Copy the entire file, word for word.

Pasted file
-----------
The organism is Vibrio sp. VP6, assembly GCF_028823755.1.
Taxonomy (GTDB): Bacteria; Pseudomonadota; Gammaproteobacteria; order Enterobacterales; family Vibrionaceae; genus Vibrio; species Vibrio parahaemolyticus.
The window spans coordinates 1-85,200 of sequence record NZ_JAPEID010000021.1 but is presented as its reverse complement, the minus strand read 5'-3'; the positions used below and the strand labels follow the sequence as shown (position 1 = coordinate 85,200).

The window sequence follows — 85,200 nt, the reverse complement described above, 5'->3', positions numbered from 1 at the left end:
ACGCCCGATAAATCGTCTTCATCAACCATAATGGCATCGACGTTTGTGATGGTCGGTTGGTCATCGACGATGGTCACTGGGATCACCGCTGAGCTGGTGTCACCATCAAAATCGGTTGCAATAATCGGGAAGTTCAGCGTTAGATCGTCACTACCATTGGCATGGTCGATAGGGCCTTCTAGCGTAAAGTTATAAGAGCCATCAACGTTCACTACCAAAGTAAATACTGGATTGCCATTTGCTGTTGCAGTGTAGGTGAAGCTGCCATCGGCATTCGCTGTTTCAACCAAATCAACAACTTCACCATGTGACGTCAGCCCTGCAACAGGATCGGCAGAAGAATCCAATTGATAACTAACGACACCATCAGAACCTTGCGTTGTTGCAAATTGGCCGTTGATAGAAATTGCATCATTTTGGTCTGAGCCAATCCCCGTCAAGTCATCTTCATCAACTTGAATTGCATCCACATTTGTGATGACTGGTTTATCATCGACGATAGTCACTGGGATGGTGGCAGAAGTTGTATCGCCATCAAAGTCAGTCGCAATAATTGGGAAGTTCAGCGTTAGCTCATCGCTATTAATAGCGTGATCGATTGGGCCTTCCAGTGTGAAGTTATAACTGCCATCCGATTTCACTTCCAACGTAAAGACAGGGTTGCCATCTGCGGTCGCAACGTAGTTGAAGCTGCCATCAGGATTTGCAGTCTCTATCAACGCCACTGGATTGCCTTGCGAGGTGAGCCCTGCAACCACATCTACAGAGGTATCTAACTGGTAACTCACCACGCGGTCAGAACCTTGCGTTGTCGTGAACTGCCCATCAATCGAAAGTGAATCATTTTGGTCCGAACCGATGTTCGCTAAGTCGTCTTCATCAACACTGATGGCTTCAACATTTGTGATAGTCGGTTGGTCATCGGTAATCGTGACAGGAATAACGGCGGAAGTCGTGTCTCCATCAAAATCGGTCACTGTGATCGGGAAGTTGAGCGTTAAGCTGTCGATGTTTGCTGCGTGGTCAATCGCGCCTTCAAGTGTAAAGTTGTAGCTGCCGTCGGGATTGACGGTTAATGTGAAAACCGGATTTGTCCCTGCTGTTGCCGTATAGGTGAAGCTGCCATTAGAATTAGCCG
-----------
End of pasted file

The organism is Vibrio sp. VP6, assembly GCF_028823755.1.
Taxonomy (GTDB): Bacteria; Pseudomonadota; Gammaproteobacteria; order Enterobacterales; family Vibrionaceae; genus Vibrio; species Vibrio parahaemolyticus.
The window spans coordinates 1-85,200 of sequence record NZ_JAPEID010000021.1 but is presented as its reverse complement, the minus strand read 5'-3'; the positions used below and the strand labels follow the sequence as shown (position 1 = coordinate 85,200).

The window sequence follows — 85,200 nt, the reverse complement described above, 5'->3', positions numbered from 1 at the left end:
ACGCCCGATAAATCGTCTTCATCAACCATAATGGCATCGACGTTTGTGATGGTCGGTTGGTCATCGACGATGGTCACTGGGATCACCGCTGAGCTGGTGTCACCATCAAAATCGGTTGCAATAATCGGGAAGTTCAGCGTTAGATCGTCACTACCATTGGCATGGTCGATAGGGCCTTCTAGCGTAAAGTTATAAGAGCCATCAACGTTCACTACCAAAGTAAATACTGGATTGCCATTTGCTGTTGCAGTGTAGGTGAAGCTGCCATCGGCATTCGCTGTTTCAACCAAATCAACAACTTCACCATGTGACGTCAGCCCTGCAACAGGATCGGCAGAAGAATCCAATTGATAACTAACGACACCATCAGAACCTTGCGTTGTTGCAAATTGGCCGTTGATAGAAATTGCATCATTTTGGTCTGAGCCAATCCCCGTCAAGTCATCTTCATCAACTTGAATTGCATCCACATTTGTGATGACTGGTTTATCATCGACGATAGTCACTGGGATGGTGGCAGAAGTTGTATCGCCATCAAAGTCAGTCGCAATAATTGGGAAGTTCAGCGTTAGCTCATCGCTATTAATAGCGTGATCGATTGGGCCTTCCAGTGTGAAGTTATAACTGCCATCCGATTTCACTTCCAACGTAAAGACAGGGTTGCCATCTGCGGTCGCAACGTAGTTGAAGCTGCCATCAGGATTTGCAGTCTCTATCAACGCCACTGGATTGCCTTGCGAGGTGAGCCCTGCAACCACATCTACAGAGGTATCTAACTGGTAACTCACCACGCGGTCAGAACCTTGCGTTGTCGTGAACTGCCCATCAATCGAAAGTGAATCATTTTGGTCCGAACCGATGTTCGCTAAGTCGTCTTCATCAACACTGATGGCTTCAACATTTGTGATAGTCGGTTGGTCATCGGTAATCGTGACAGGAATAACGGCGGAAGTCGTGTCTCCATCAAAATCGGTCACTGTGATCGGGAAGTTGAGCGTTAAGCTGTCGATGTTTGCTGCGTGGTCAATCGCGCCTTCAAGTGTAAAGTTGTAGCTGCCGTCGGGATTGACGGTTAATGTGAAAACCGGATTTGTCCCTGCTGTTGCCGTATAGGTGAAGCTGCCATTAGAATTAGCCG